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Thelma Schoonmaker on editing ‘Irishman’ and her long partnership with Martin Scorsese

Oscar-nominated film editor Thelma Schoonmaker
Oscar-nominated film editor Thelma Schoonmaker has an enduring collaboration with director Martin Scorsese.
(Wally Skalij/Los Angeles Times)

“Marty and I talk about everything in the editing room — religion, politics, art, music,” says three-time Oscar-winning film editor Thelma Schoonmaker during a recent interview at the Loews Hollywood Hotel. “Marty” is, of course, Martin Scorsese, with whom she began working in 1967 and has cut all of his movies since “Raging Bull” in 1980.

“He always has Turner Classics Movies on, somewhere where I can’t see the TV screen, so it’s not distracting me. Every once in a while, he says, ‘Look at this great shot,’ or ‘Look at what this actor is going to do!’ So we watch it together, talk about it and relish it.”

Schoonmaker, whose Oscar nomination for Scorsese’s “The Irishman” is her eighth, spent some time talking about that project and her working relationship with the director.

Although “The Irishman” centers on some of Scorsese’s familiar topics, it feels different from his previous movies. What were his thoughts on how you should tackle the editing?

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Marty was very explicit that he wanted the film to look and feel different. He wanted it to look deceptively simple, without flashy camera work and flashy editing. He wanted to draw the audience into an intimate connection with the movie’s characters. It seemed to have worked because we screened the movie quite a few times before we put in any of the de-aging effects, and the screening audiences didn’t mind at all that the actors were not at all young in the early scenes. When I saw the movie in a theater, you could hear a pin drop.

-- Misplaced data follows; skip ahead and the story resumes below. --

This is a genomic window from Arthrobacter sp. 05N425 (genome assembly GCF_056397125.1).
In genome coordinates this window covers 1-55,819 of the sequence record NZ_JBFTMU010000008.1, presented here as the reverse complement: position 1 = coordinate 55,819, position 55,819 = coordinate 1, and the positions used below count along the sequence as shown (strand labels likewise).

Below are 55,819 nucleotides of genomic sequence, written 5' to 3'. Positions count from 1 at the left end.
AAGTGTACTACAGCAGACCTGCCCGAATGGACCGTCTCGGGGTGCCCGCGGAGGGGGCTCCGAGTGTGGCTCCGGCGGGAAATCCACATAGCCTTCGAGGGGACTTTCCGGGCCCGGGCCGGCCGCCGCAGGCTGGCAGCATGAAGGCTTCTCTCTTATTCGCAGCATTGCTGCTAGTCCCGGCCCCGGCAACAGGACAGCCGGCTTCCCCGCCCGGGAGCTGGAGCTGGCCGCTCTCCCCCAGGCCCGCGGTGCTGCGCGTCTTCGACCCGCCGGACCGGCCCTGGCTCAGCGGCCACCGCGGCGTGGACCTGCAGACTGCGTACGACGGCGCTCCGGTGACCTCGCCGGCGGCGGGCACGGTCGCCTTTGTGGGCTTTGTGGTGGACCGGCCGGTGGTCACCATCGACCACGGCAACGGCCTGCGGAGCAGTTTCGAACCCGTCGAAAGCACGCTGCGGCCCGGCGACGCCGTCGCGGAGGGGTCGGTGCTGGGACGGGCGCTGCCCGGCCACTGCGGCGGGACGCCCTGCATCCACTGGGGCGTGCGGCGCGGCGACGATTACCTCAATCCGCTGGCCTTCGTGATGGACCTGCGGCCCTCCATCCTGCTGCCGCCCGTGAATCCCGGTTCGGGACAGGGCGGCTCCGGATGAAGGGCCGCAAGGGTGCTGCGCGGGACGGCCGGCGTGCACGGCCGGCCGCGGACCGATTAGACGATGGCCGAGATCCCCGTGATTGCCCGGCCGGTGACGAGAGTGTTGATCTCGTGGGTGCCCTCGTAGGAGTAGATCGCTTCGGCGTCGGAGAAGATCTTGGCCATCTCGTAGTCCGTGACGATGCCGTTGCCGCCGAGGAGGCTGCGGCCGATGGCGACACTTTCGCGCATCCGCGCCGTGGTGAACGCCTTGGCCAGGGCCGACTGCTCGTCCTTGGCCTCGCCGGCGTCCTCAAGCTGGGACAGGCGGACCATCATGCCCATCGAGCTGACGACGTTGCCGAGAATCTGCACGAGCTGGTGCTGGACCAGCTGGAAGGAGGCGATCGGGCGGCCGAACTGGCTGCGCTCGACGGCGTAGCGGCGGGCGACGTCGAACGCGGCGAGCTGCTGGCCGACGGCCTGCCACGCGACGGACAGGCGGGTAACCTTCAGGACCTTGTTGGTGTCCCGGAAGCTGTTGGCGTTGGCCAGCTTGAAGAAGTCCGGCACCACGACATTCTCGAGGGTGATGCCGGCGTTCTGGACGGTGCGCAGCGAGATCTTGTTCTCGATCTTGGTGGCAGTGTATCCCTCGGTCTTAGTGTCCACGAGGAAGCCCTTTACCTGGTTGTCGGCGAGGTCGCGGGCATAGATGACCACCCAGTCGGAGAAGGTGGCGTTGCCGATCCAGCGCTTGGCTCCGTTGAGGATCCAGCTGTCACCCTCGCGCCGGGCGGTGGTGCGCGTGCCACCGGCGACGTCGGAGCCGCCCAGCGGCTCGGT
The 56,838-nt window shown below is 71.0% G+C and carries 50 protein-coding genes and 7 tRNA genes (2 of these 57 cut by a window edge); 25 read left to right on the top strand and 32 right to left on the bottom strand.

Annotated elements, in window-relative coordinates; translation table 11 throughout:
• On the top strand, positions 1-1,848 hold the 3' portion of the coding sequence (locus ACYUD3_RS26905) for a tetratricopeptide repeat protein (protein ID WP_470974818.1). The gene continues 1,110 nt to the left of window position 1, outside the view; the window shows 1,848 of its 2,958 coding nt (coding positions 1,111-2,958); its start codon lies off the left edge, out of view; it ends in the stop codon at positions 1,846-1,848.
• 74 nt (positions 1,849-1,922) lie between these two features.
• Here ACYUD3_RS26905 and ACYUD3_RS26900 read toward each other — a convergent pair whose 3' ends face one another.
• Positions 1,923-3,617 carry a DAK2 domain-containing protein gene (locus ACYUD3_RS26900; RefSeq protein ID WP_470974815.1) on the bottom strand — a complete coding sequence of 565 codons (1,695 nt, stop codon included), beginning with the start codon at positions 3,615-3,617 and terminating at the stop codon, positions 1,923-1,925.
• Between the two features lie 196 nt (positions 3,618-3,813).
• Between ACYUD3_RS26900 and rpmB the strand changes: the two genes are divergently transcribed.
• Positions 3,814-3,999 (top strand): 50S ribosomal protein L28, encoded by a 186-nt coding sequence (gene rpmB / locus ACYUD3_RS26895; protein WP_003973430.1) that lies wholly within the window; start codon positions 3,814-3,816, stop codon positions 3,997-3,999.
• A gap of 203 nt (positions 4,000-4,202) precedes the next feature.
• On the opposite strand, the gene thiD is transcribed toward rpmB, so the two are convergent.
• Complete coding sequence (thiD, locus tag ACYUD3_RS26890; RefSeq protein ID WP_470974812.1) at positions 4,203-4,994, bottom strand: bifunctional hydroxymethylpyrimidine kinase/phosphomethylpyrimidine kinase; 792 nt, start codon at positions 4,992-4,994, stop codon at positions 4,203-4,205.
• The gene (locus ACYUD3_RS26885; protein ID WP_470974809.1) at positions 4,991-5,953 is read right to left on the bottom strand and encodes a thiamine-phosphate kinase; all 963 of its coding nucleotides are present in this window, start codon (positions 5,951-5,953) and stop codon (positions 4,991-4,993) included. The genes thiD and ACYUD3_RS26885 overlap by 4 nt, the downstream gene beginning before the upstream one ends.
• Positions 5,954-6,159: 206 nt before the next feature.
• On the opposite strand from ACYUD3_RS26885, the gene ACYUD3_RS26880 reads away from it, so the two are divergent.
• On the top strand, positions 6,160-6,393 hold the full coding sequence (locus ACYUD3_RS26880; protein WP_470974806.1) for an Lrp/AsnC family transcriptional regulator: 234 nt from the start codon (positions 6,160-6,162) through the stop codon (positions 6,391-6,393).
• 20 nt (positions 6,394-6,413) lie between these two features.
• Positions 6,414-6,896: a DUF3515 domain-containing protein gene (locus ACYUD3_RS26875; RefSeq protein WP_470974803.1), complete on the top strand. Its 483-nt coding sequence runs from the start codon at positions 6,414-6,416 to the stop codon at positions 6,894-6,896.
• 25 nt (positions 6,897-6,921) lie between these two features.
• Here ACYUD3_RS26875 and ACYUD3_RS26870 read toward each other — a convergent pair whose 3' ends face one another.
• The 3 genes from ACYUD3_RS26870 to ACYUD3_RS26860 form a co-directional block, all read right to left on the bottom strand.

What would you say was your biggest challenge with this project?

The film is shot so simply. During that long drive to Detroit that starts the movie, you begin to realize that something terrible is going on, that the bosses are plotting the death of Hoffa (Al Pacino). Robert De Niro’s character is not able to hear what Joe Pesci’s character is saying in the phone booth when they stop to get gas. That creates this sense of dread. I was worried that the trip would take people out of the movie, but Marty was adamant that it wouldn’t. He didn’t even want additional sound effects like a glass being put down or people walking across the room. He said he wanted it all very truthful and stripped down.

The improvisational nature of some of the scenes plays a big part in the movie’s success. Did you have any favorites?

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There was that scene that we call the pajama scene where Hoffa screams about his rival and asks [De Niro’s Sheeran] to run for office to gain control of the union. And then he expresses his love for him and hugs him. That was such a beautiful scene , and it was so unusual for Marty not to be afraid of two men in pajamas hugging. Throughout the movie, De Niro and Pesci and Pacino really listen to each other and work together in a miraculous way that you don’t see a lot.

How did the film’s innovative de-aging technology affect your work?

We cut the whole movie without it, because we don’t want to waste the time de-aging a shot, as it costs a lot of money, and then we’d have to throw it out of the movie. We waited a long time and then worked very collaboratively with Pablo Helman at ILM. He would send us [shots] and we would say, “Well, we think we lost a bit of the acting there, particularly with De Niro because his acting is so subtle in the movie: Maybe you need to put a little bit of those wrinkles back in.” Because the acting is not just in the eyes: It’s about the facial gestures and the wrinkles. They would send us the first version, we’d give them our remarks, then they’d redo it again until we got it right.